Tuesday, July 31, 2012

Art Feature: AFRICA IN AMERICA


Art has always been a creative catalyst for emotions, thoughts, inspiration, and even activism.

Well there is a group of talented young artist on the brink of creating a new artistic revolution entitled: AfricaInAmerica. Over the weekend I attended the AfricaInAmerica art exhibit held within the garage space of the Tiny Cup Cafe located at 279 Nostrand Avenue in Bed-Stuy, Brooklyn.



The exhibit displayed pieces from Carisa Bledsoe and fellow blogger, Anthony J. Thomas, among a few others.


I got the amazing opportunity to interview both Thomas and Bledsoe about their works, their creative process, and their goals for themselves and their community.


"I'm an artist, all encompassing" -- Carisa Bledsoe

This young lady, originally from Memphis, Tennessee found her way to the big apple through her internship with the STREB Dance Company located in Williamsburg, Brooklyn. She has been drawing her entire life and even studies interart performance at the University of Michigan. AfricaInAmerica is her first art showing in New York, and hopefully, not her last.

24 Hours, pt. 1
This piece focuses on sex, and the lust for sex.

24 Hours pt. 2
Energy of feelings. Storyline of sexual thoughts and emotions evoked by them.

Perfect Line (Center piece)
Reaction to impact. Shapes created by muscles.

Leave It At The Cross
Battle between sexuality and religion, and finding a place of comfort between the two.


When Carisa Bledsoe first started taking her art work seriously, she begun with plants and flowers, saying that she would tape 8x12 inch sheets of paper together to make a larger homemade canvas to paint her flowers on. As the years went, she found herself "naturally maturing" with her art, following an artist training track, and having a more focused message for her work. She states that now her art speaks for her mind, but she still goes with the "ebbs and flows" when it comes to her creations.

24 Hours pt. 1 was the first piece that Carisa got the opportunity to use an actual model besides herself. Working with others is "personal and fun", she states. But her "supreme pleasure" is having the energy of someone she likes around her during her artistic process. She says that the energy she receives from that special someone can be shown in her color choice, as displayed in 24 Hours pt. 2. And with all the yellows, pinks and light blues - the piece itself is a flirt!

Lastly, Carisa hopes that people can learn to "embrace themselves" through her work. She wants them to appreciate their own beauty, along with the beauty of others and to find happiness and contentment with their anatomy. She fears people might see her work as degrading and objectifying towards women, but that is the last thing this talented beautiful young women, and her art is doing.




"I just wanna make good work" -- Anthony J. Thomas

Born and raised in Bed-Stuy, Brooklyn, Anthony J. Thomas feels it his duty to empower the African American community, especially black men. He is an artist, photographer, clothing designer, blogger, entrepreneur, and all around inspiring individual. This man believes in black excellence, and will stop at nothing until he receives it.

AfricaInAmerica
Statement on how the value of art has decreased from the 80's. The 11 stripes represent the 11 most impoverished and dangerous states within America.

Charlotte's Webé, Officer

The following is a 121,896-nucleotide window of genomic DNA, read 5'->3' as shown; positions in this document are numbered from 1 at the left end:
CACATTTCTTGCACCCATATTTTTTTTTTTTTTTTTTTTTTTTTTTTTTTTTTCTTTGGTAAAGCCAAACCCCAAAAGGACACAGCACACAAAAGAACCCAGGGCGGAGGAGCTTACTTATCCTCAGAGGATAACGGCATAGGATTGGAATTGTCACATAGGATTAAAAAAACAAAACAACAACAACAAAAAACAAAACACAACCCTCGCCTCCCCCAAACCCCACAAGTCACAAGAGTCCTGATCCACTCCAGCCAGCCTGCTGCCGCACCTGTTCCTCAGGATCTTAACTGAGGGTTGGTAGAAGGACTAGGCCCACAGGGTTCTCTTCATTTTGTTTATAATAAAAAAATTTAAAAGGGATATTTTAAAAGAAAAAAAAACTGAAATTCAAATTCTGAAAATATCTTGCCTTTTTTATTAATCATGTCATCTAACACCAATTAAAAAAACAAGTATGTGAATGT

Inspired by Pablo Picasso.

  Charlotte's Webé, Anthony
Because of his arrhythmia, Anthony's life is a gift.

Charlotte's Webé, African American Male
Inspired by Salvador Dali's Presence of Memory piece

Charlotte's Webé, Matisse Didn't Show Up
Inspired by Henri Matisse and his creation of color theory.


Anthony is a "primitive" artist, completely untrained. But he doesn't call what he does painting, instead he says its "creating history, innovations". He gets his works from (figuratively) having sex with some of the world's greatest artists, and then producing their baby, which is his art. He uses other major influential artist as his muses to create better, modern, more relative art pieces. Anthony's work is a form of neo-expressionism, with Jean-Michael Basquiat being his main mentor.

After studying at John Jay, he felt there was a need for more African American art, thus the birth of the AfricaInAmerica movement. "We were kidnapped", and therefore we have the right to have something that is ours. We are "Africa in America", struggling black families in the US trying to find a piece of mind. "It's a jungle, but it's beautiful" he states.

"I want to change the world", and that being the physical world and mental mindset that African Americans live in. Anthony wants better for his people. "We deserve it, we were stolen!" he proclaims. And AfricaInAmerica is his way of creating more "intellectual brothers and sisters."

The main thing this young man urges is for people to be true to themselves, and he hopes to set an example for others to do so. "To do me is soul, this is life... My mother had me to be a gem, not to be a rock." His words of wisdom to the world are: "You don't need academic training, just do you! Your first piece in life is love... Put God first, pray, and believe in your dreams."




The closing reception had featured spoken word performances by Distinguished and Brooklyn of Untamed Talent. Also, there was a special live painting from artist Amanda Spruill, Carisa Bledsoe, and Anthony Thomas during a reading by Howie Borden.

The overall engagement was absolutely amazing. The people, the music, the food, and the art were all beautiful and I am honored to now be a part of the #AfricaInAmerica movement. I hope that you will join me.


Here are some extra shots from the event:










Photos by Shane Velazquez